I have noticed a few new developments in church media resourcing lately. These sites are good for churches, but sustainability continues to be determined. Here is the new stuff:
A hub for Christian artists, this site is an interesting place for artists to post and share their graphic designs, logos, worship images, and other still work for free. They offer customization for a fee, and a store that is “coming soon”. What I like about the site is that it is an interesting collection of high-quality talent in one spot.
A subscription site, offering unlimited access for $129 a year. They state their collection includes 34,000 communication and media elements, including websites, worship and church communication stills, videos such as loops, sermon videos, countdown timers, and so on. They have a little collection of how-tos and tutorials and claim to be “the most comprehensive Christian media solution on the web today.” (At one time I thought making such sweeping claims was smart marketing, too.)
This start-up is driven by Kent Shaffer of churchrelevance.com and aims to launch 3rd quarter 2011, offering free church resources by structuring the organization as a non-profit supported by resource and financial donations, site ads on partner sites, and client-based production.
These new ventures join existing sites such as churchmedia.net, the first online church media network with aggregated (amateur) church media content, which has survived as a free niche for technically-minded church media types, and sermonspice.com and worshiphousemedia.com, both of whom helped establish the aggregate approach to church media in the mid-2000s. In particular, worshiphouse has helped develop a culture of professional design in church media.
While these sites are great for churches, and the quality of media is exponentially better than even a few years ago, what remains to be seen is whether they are sustainable. I got in this niche of the resourcing business eleven years ago now. Business models come and go, and here is what I have observed (with a special thank you to Paul Franklyn for our ongoing conversations on the topic):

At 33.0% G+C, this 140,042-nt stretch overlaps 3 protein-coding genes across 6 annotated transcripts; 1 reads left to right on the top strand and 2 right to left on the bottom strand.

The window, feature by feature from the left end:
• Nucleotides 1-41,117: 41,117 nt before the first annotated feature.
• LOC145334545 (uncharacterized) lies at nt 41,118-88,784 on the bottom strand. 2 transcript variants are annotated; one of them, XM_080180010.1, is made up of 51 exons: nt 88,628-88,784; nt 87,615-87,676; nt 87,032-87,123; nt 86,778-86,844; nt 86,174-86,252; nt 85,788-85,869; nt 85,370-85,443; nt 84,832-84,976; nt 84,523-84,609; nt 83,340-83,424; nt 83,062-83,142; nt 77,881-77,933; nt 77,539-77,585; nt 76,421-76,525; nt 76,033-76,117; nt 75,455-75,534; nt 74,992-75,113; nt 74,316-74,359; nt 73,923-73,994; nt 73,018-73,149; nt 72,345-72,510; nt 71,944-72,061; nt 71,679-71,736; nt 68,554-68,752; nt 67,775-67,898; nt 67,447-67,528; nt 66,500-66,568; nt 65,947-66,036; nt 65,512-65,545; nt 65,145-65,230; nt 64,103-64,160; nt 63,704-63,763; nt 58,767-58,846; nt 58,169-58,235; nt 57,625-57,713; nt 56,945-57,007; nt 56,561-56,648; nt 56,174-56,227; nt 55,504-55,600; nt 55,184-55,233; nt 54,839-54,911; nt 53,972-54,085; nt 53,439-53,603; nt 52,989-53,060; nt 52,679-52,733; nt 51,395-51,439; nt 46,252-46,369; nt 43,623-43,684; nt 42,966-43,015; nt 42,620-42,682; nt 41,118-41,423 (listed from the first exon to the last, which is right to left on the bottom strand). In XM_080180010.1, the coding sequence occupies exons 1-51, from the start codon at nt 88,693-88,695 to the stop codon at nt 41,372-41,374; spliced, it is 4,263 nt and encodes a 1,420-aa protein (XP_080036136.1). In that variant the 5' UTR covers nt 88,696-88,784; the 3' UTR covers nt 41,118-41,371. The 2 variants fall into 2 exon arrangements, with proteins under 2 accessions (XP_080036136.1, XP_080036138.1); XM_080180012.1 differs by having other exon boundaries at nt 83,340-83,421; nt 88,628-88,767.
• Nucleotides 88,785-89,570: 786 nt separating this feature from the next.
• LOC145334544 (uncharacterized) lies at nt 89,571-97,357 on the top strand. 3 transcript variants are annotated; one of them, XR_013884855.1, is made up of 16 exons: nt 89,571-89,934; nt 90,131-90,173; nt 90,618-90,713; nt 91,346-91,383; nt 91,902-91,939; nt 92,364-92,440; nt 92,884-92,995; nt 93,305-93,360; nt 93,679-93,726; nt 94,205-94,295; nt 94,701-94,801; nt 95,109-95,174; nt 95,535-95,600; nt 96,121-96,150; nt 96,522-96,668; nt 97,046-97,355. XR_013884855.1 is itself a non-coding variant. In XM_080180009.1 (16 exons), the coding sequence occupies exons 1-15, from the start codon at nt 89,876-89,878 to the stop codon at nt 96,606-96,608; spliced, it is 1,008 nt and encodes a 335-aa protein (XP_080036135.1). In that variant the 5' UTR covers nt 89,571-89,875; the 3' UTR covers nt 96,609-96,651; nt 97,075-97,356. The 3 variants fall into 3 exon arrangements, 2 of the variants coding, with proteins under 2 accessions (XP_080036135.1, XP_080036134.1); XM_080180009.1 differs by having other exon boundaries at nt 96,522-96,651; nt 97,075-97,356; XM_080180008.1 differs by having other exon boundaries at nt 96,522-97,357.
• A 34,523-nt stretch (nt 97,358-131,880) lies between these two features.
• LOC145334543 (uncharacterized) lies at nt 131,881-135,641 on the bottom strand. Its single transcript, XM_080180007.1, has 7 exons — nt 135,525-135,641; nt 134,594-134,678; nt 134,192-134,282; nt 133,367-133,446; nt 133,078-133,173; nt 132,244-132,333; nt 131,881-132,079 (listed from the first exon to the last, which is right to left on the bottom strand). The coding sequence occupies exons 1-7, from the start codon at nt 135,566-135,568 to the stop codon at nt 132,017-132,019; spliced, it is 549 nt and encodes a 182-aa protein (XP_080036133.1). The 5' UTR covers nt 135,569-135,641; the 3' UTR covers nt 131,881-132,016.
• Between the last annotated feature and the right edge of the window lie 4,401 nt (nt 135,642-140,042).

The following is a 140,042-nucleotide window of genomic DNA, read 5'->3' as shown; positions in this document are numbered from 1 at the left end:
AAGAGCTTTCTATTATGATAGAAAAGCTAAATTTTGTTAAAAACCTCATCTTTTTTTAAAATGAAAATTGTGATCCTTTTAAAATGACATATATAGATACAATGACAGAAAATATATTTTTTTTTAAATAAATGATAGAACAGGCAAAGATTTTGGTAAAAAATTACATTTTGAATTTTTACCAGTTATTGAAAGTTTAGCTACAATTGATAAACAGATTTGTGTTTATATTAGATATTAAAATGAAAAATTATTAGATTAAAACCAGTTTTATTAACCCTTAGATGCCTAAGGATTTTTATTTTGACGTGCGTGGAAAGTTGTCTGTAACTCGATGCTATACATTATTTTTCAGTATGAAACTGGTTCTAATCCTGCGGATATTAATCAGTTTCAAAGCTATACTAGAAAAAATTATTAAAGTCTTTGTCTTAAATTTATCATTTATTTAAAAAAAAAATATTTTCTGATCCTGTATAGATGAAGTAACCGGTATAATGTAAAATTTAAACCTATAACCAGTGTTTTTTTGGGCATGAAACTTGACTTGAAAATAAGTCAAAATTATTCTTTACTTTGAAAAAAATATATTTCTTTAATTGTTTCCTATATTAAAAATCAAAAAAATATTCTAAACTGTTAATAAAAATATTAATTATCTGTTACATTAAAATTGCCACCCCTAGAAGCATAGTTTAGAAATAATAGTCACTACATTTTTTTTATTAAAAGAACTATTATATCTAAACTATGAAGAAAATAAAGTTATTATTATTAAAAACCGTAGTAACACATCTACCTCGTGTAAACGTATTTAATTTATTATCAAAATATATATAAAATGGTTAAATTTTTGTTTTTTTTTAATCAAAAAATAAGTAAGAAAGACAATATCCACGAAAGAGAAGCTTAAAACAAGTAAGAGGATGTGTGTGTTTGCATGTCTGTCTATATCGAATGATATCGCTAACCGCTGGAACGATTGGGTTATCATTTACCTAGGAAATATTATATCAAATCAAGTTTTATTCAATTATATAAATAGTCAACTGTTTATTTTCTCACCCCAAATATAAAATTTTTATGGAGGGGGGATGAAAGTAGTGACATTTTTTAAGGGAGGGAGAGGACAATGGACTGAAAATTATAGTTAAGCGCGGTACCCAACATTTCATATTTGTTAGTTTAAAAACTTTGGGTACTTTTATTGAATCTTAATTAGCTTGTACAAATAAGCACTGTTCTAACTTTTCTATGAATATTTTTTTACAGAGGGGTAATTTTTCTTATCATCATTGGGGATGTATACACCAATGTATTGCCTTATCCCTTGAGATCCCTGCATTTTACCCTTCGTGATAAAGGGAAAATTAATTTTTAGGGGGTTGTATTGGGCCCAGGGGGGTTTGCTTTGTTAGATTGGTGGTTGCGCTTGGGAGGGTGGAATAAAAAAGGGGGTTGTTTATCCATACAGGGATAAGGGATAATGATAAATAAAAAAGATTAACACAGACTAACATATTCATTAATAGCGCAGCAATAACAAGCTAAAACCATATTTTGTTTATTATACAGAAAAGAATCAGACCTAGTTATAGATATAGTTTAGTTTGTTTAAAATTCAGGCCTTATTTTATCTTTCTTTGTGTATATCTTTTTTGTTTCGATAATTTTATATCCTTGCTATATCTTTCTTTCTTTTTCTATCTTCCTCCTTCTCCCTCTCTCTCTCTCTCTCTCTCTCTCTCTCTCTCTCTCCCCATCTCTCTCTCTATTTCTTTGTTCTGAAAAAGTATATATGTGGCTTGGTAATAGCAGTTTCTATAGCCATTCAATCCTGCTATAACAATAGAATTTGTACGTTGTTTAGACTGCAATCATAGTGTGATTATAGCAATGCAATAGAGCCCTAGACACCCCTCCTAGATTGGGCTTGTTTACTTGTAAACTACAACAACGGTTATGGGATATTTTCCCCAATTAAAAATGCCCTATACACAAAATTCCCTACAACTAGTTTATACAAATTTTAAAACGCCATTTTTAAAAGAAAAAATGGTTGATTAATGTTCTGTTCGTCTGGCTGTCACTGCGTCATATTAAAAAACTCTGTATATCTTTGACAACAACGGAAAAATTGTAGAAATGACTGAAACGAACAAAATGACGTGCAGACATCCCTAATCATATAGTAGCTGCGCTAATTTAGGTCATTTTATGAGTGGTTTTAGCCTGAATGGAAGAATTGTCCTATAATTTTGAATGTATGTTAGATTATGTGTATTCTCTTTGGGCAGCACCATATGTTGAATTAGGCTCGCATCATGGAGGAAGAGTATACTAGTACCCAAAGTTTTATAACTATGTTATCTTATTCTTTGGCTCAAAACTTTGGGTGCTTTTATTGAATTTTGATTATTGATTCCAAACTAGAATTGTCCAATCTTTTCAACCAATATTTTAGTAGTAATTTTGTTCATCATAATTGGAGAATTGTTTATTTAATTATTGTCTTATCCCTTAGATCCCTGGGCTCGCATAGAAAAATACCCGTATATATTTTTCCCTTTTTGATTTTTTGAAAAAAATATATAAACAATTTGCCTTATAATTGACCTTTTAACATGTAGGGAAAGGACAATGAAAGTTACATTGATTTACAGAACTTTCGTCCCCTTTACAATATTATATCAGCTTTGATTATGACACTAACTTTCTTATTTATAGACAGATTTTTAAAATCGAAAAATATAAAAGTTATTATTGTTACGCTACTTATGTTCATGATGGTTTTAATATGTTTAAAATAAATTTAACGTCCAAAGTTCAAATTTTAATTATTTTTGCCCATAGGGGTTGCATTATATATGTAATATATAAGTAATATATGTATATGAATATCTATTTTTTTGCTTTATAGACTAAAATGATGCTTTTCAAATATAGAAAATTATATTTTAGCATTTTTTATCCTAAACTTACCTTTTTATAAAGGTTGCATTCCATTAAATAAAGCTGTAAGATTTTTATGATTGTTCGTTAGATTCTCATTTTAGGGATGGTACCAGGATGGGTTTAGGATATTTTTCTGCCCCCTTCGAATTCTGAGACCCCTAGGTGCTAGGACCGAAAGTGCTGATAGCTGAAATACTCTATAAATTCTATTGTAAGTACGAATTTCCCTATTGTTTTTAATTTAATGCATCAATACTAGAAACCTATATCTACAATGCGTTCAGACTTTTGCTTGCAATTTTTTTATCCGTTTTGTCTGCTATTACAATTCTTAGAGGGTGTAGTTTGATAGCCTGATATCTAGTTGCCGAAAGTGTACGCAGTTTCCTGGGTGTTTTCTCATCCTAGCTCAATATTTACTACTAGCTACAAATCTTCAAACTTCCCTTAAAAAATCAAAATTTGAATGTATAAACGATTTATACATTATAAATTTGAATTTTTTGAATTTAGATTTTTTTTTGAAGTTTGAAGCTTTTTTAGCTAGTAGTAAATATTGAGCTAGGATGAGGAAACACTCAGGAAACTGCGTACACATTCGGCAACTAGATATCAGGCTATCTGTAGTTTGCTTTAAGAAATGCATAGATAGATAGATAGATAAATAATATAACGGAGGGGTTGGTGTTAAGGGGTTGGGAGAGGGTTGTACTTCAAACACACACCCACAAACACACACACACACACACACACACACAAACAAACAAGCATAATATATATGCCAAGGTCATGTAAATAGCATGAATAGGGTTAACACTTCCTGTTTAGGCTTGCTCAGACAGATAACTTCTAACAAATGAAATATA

Churches are (notoriously) cheap, and artists must make a living. New sites struggle for an edge using the same few Internet business models: a la carte pricing, client-based production, subscription models, advertising, and freebies. Each has its ups and downs:
1. A la carte pricing needs reams of customers and fresh content, which necessitates high structural overhead and heavy marketing dollars. Just like a discount retail shop, a la carte sites only makes money one transaction at a time, so the pressure is continuously on to keep customers returning and visits high. The model works best on either a massive scale or on a small scale that serves a niche market. The in-betweeners struggle.
2. Client-based production targets the small percentage of churches that have specific communication and media needs, the funds to pay for them, but the lack of quality, in-house talent. This has always been a small market, but is growing even smaller as more and more designers and artists emerge with every passing year. (As one megachurch pastor told me recently, all those 14 year olds church media fans we helped inspire and train ten years ago are putting us out of business.) A very difficult model to sustain, particularly in a down economy.